Lay leaders of the American Jewish Congress appear to have one motto: “Never say die.”
Despite closing their offices and discharging 10 staffers last month as part of a reorganization,” the group’s president and at least one board member said they still believe the organization could rebound. But it will have to do it without Marc Stern, its general counsel for 11 years and the man who served as co-executive director for the past two year.
The American Jewish Committee announced Monday that Stern would join its organization in the newly created position of associate general council for legal advocacy. Stern was on vacation in Vermont and could not be reached for comment.
Richard Gordon, president of the AJCongress, said his board of directors would meet later this month to begin the process of authorizing severance payments for its former staff. He said two meetings of the board are required for that to happen.
Asked if he then expected the organization to go out of business after 88 years of operation, he said there are “other options for us to consider.”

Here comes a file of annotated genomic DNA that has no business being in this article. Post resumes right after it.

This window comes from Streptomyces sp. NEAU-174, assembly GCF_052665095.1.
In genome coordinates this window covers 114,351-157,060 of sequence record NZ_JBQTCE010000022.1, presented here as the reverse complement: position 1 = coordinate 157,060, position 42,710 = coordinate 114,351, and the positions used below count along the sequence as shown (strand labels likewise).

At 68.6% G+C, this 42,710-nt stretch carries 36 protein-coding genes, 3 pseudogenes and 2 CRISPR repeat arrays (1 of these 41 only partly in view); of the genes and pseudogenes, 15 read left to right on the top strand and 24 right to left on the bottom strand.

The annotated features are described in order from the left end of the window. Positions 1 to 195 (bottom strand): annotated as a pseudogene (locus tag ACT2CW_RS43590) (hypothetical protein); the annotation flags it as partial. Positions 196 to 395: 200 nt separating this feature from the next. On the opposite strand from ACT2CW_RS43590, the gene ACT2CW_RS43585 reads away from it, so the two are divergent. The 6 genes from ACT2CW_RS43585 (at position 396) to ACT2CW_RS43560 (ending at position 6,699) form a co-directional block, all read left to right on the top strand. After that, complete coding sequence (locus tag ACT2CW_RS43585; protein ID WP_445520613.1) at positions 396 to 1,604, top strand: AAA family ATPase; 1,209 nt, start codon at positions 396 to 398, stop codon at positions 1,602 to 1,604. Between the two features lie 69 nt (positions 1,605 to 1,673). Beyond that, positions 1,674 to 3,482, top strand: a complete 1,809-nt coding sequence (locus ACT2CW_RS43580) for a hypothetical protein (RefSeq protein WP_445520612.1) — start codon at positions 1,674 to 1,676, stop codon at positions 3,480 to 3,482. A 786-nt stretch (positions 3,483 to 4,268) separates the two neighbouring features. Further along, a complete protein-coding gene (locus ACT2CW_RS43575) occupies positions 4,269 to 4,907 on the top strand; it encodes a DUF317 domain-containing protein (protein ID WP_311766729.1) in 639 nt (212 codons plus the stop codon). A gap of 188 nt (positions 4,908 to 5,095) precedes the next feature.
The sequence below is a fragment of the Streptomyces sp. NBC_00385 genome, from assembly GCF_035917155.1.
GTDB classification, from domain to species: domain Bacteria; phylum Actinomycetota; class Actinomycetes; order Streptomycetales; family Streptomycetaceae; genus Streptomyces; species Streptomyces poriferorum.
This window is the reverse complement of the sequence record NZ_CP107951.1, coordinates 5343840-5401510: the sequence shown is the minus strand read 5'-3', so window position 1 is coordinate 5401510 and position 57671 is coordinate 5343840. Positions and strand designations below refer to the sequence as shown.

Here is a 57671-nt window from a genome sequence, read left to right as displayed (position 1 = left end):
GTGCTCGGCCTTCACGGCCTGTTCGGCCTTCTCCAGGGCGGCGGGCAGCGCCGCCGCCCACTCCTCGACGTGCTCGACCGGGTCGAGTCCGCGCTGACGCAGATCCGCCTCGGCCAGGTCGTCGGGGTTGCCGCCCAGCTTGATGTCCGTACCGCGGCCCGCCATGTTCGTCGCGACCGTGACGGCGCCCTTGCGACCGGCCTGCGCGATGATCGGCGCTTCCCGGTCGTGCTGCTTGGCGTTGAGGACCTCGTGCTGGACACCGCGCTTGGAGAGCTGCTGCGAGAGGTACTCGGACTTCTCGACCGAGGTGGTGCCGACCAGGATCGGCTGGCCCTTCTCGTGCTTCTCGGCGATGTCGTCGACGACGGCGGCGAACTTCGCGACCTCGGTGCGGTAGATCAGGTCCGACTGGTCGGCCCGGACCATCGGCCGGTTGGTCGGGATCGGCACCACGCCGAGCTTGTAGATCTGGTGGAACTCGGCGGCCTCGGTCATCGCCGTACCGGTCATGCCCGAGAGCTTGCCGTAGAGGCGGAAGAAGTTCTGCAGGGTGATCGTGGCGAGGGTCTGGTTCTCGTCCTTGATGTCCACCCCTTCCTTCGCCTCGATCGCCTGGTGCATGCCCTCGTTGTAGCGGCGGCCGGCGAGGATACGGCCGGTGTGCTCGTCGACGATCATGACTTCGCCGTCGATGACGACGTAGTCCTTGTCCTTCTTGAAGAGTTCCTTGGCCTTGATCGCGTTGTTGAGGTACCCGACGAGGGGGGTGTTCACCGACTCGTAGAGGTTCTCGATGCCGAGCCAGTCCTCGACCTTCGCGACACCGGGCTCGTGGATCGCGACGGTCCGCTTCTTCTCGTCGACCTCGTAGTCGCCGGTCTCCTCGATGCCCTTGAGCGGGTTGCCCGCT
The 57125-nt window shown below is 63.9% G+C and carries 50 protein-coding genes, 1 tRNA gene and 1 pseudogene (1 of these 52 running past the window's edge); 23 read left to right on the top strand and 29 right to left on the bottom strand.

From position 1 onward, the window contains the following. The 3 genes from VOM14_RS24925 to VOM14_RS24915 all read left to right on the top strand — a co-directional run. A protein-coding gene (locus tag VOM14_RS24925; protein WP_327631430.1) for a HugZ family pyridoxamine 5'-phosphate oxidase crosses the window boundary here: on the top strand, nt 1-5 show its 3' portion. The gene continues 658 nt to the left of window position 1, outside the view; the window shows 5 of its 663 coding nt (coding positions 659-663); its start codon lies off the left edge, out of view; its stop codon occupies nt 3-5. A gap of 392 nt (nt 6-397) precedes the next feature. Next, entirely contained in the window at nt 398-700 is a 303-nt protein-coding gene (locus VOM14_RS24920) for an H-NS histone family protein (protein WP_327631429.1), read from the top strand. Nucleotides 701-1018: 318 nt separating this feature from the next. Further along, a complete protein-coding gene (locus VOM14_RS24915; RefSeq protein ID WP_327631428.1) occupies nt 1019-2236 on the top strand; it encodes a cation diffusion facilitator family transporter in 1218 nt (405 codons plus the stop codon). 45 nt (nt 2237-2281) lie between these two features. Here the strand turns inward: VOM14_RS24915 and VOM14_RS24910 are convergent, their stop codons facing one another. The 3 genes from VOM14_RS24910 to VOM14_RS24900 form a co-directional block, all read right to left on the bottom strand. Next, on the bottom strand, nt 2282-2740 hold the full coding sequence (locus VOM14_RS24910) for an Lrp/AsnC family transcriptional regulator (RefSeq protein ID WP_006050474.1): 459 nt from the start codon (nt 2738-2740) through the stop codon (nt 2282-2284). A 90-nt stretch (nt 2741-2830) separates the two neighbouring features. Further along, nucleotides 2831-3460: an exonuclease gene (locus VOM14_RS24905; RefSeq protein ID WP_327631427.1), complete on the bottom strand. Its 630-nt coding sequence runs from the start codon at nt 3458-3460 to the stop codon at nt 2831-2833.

“One would be to refocus the organization and hire a new executive director,” Gordon said. “Or we could merge with a similar organization.”
Asked if his organization’s debts and large pension obligations would be a handicap in arranging a merger, Gordon replied: “There are many different ways one can merge — where you take on liability and where you don’t. It depends on the negotiations.”
He insisted that the AJCongress has a “lot of things to bring to the table — a storied history and storied past that would make any organization stronger. And we have a lot of outstanding programs and wonderful people that any organization would love to have both domestically and internationally. They would be a credit to any organization. And the intellectual power of a number of our board members and other lay leaders around the world would also be an asset.”
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